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Trudeau to Call for Federal Election on October 21st

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Trudeau will visit Gov. Gen. Julie Payette at Rideau Hall tomorrow at 10 a.m. and ask her to dissolve the 42nd Parliament, and draw up the writs for all 338 ridings across Canada.




Triggering the election then means that Canadians will be in for five-and-a-half weeks of campaigning, seeing the federal party leaders crisscrossing the country and pitching themselves, their candidates, and their platforms, before voters go to the polls on Oct. 21.


The 40-day campaign will be just over half the length of the marathon 78-day election in 2015. Trudeau had until Sept. 15 to call the election, but could have launched it as early as Sept. 1.





Over the election, each registered party can spend approximately $28.1 million, while individual candidates can spend on average $110,000, but it varies depending on the riding. That means should each party run a full slate of candidates they can spend a combined total of approximately $65 million. Third-party interest groups have a spending cap at just under $512,000.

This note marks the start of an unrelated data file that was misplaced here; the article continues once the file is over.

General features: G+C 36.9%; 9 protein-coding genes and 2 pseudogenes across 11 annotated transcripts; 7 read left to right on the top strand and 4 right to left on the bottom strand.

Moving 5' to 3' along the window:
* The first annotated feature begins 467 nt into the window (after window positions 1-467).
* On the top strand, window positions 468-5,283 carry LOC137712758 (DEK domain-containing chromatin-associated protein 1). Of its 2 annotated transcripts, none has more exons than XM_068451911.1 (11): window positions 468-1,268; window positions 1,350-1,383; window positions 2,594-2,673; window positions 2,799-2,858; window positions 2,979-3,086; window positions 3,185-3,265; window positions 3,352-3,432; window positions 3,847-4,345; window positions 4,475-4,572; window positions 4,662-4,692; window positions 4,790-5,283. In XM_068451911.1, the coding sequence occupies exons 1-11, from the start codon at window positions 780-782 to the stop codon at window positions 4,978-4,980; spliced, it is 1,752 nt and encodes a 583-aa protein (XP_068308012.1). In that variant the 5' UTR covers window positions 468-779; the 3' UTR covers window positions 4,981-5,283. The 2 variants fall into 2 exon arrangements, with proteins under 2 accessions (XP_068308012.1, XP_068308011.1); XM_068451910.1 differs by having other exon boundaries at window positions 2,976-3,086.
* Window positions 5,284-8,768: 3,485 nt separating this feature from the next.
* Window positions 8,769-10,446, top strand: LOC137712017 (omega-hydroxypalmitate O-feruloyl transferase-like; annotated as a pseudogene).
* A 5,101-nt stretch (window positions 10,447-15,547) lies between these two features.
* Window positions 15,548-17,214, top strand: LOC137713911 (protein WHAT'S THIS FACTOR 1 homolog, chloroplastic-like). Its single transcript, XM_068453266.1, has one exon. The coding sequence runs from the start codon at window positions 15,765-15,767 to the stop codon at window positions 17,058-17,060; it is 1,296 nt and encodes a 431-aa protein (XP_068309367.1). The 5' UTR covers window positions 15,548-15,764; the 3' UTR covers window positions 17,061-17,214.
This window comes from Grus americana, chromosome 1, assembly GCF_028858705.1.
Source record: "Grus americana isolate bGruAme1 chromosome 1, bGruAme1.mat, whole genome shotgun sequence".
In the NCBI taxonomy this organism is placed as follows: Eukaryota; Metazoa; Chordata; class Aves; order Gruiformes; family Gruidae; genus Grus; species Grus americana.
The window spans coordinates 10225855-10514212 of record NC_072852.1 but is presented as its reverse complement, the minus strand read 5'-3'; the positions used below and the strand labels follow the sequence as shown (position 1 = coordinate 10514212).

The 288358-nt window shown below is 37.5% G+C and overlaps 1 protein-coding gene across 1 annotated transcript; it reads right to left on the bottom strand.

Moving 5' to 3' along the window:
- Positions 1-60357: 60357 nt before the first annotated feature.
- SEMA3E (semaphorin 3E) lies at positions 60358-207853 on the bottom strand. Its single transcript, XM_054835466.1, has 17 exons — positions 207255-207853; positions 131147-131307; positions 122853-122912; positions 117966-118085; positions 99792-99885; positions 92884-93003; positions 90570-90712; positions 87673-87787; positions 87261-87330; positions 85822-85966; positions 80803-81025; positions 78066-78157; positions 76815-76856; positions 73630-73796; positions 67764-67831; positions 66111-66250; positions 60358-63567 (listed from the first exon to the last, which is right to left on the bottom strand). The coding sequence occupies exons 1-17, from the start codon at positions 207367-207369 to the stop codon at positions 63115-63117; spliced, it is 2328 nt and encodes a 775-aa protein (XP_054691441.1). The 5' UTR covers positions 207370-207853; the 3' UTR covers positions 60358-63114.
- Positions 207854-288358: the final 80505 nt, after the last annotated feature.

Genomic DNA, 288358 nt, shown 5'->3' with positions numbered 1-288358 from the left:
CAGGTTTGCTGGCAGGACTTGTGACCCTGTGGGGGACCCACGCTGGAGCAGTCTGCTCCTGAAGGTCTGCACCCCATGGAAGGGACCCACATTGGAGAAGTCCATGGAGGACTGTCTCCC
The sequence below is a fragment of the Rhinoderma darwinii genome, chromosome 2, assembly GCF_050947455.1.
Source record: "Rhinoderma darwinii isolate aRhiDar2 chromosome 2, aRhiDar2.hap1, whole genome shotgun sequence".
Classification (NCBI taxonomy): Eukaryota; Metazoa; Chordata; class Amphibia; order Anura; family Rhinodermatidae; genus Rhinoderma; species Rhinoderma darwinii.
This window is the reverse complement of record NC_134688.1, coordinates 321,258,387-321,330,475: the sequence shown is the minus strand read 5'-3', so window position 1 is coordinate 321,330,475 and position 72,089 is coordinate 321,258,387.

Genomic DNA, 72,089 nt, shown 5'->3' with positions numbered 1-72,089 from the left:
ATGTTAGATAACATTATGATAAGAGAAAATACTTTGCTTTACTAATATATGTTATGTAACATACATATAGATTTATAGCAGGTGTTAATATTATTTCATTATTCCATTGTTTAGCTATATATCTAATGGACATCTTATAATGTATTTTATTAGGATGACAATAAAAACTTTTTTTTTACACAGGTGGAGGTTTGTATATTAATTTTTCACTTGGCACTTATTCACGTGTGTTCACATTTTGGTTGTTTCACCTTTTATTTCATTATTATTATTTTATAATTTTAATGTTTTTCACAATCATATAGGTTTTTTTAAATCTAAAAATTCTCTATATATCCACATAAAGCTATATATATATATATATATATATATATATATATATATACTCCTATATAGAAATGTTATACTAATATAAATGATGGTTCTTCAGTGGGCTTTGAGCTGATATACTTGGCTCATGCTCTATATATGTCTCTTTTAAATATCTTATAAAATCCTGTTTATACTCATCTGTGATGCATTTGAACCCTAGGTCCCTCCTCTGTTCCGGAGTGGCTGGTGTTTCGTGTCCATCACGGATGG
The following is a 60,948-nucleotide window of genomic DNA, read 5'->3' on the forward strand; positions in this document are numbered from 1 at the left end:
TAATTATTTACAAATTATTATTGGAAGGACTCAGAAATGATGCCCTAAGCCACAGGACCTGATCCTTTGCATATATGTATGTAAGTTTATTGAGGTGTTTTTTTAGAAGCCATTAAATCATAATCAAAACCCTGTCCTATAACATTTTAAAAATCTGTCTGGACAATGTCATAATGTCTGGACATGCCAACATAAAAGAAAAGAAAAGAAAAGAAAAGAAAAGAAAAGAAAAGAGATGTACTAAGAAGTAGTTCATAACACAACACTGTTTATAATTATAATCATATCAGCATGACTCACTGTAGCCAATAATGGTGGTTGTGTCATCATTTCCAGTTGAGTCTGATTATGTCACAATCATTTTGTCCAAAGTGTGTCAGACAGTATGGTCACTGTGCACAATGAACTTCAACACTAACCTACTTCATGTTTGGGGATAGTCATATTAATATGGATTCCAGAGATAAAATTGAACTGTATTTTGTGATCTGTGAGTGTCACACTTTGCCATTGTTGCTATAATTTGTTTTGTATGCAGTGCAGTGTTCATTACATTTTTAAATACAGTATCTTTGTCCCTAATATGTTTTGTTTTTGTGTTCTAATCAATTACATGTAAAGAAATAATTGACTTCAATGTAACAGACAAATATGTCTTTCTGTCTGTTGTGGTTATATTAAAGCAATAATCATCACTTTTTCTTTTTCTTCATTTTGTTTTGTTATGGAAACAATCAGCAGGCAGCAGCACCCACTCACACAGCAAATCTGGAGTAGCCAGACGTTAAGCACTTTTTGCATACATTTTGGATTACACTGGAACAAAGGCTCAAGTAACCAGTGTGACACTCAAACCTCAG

Given the condensed length, more in line with general elections past, the 2019 race is expected to be a hard-fought campaign. While polls indicate the Conservatives and NDP are the Liberals' direct competitors, a story central to the campaign will be how well May, Bloc Quebecois Leader Yves-Francois Blanchet, and People's Party Leader Maxime Bernier fare in growing their seat counts.




Heading into the campaign here's the current seat breakdown in the House of Commons. A party needs to win 170 seats for a majority government.


Liberal: 177

Conservative: 95

NDP: 39

Bloc Québécois: 10

Independent: 8

Green Party: 2

Co-operative Commonwealth Federation: 1

People's Party: 1


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who cares. canada is like a small village. half the population of it posts on this forum

  • Haha 2

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